The Goethe-Institut Australia Festival of German Films opens this Thursday in Melbourne* at Palace Cinemas (Como and Brighton Bay) and runs until Sunday 29 April. In addition to the screening of eighteen films (including two unannounced 'surprise' titles), Melbourne special events include a Q&A with Valerie director Birgit Möller and others, and discussions with director Dietmar Post after each screening of the music documentary Monks - The Transatlantic Feedback.
At a preview screening of Reign Over Me, I had the pleasure of meeting at Peter Krausz, who co-presents a one-hour film program on community radio 3CR (Saturdays 11am - 12pm) and is the chairman of the Australian Film Critics Association. Peter contributed to the curation of the festival and is also co-hosting the festival blog.
* The festival is also screening in Sydney, Brisbane and Perth. Check the festival's website for details.
Wut (Can - His World Has Its Own Rules, Züli Aladag, 2006)
Director Züli Aladag was born in
Can (pronounced something like Jahn) played by Oktay Özdemir, is the son of modest but honourable Turkish immigrants who live in multi-rise government housing. He hangs out with a gang – all apparently children of immigrants – selling drugs, stealing and extorting from others.
Co-student Felix is intimidated by Can and his gang, but negotiates co-existence as best he can, though usually inadequately. Felix’s father becomes involved when Felix arrives home barefoot one day – without his expensive new trainers.
Özdemir is completely convincing in his role and had me sitting on the edge of my seat for all of the hour and a half of the film. He gradually insinuates himself into the life of Felix and his parents, instilling terror into the family (and at least this member of the audience).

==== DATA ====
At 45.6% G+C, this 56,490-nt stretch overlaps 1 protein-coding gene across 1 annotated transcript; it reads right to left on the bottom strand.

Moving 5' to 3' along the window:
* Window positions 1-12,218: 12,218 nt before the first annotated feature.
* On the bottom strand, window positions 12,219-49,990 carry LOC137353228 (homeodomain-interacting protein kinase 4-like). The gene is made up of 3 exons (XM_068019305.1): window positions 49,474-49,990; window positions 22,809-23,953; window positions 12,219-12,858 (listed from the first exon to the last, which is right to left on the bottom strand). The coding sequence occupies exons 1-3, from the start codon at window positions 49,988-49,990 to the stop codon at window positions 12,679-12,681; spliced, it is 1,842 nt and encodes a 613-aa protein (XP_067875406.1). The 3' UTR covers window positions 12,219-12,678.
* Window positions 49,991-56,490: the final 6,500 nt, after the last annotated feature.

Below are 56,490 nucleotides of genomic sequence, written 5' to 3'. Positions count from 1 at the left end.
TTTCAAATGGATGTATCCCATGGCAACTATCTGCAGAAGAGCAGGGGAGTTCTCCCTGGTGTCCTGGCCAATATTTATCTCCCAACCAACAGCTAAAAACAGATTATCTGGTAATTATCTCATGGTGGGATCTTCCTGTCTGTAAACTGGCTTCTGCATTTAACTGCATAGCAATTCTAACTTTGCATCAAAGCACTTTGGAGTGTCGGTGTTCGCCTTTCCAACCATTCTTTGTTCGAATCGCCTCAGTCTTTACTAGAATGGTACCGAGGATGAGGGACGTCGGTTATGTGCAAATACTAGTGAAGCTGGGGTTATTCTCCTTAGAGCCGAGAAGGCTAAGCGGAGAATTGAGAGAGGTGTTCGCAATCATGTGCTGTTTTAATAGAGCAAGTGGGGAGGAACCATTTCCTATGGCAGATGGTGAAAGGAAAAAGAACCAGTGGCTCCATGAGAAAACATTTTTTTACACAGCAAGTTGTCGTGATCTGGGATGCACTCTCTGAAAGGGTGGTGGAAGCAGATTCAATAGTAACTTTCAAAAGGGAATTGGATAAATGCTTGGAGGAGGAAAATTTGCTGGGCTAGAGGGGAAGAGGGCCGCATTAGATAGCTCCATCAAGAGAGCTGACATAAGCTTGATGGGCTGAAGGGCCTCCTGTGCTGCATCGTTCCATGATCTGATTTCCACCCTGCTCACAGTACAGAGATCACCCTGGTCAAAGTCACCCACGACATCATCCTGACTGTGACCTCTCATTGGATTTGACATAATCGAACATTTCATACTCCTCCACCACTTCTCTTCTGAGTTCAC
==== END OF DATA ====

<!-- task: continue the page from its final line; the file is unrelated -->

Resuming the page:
The film is ambitious in attempting to not just depict a thriller narrative, but also to tackle the issues that exist behind real social ills. Prejudice, social disadvantage, family tradition and honour, contemporary liberalism and
Can is an angry young man, hence the original title Wut, which means rage. For me the most poignant moment occurs when Can stands at his loungeroom cabinet holding various family photos. It’s virtually a carbon copy of a similar moment when he looked on at Felix’s family photos. Despite different backgrounds and different current circumstances, the two families are more alike than they may realise.
For me, the film started off with great promise, and works best as gritty social drama. The strength of the narrative peters as the film evolves into a more conventional thriller. Then much of the realism becomes diluted and the narrative seems contrived. The film was made for television, and this shows in the second half. Yet somehow it remains gripping to the end.
Wer früher stirbt, ist länger tot (Grave Decisions, Marcus H. Rosenmüller, 2006)
Hopefully a local distributor will pick this up, as it is quite a charming and feel-good story suitable for families/children. Sebastian learns at age 11 that his mother died while giving birth to him, and takes on guilt for her death. Both dramatic and comedic, the festival calls it a black comedy.
The film follows Sebastians exploits, including various purgatory imaginings and match-making for his father. It’s not something that I find of much interest to adult audiences, though some will find it enjoyable for a light evening’s entertainment.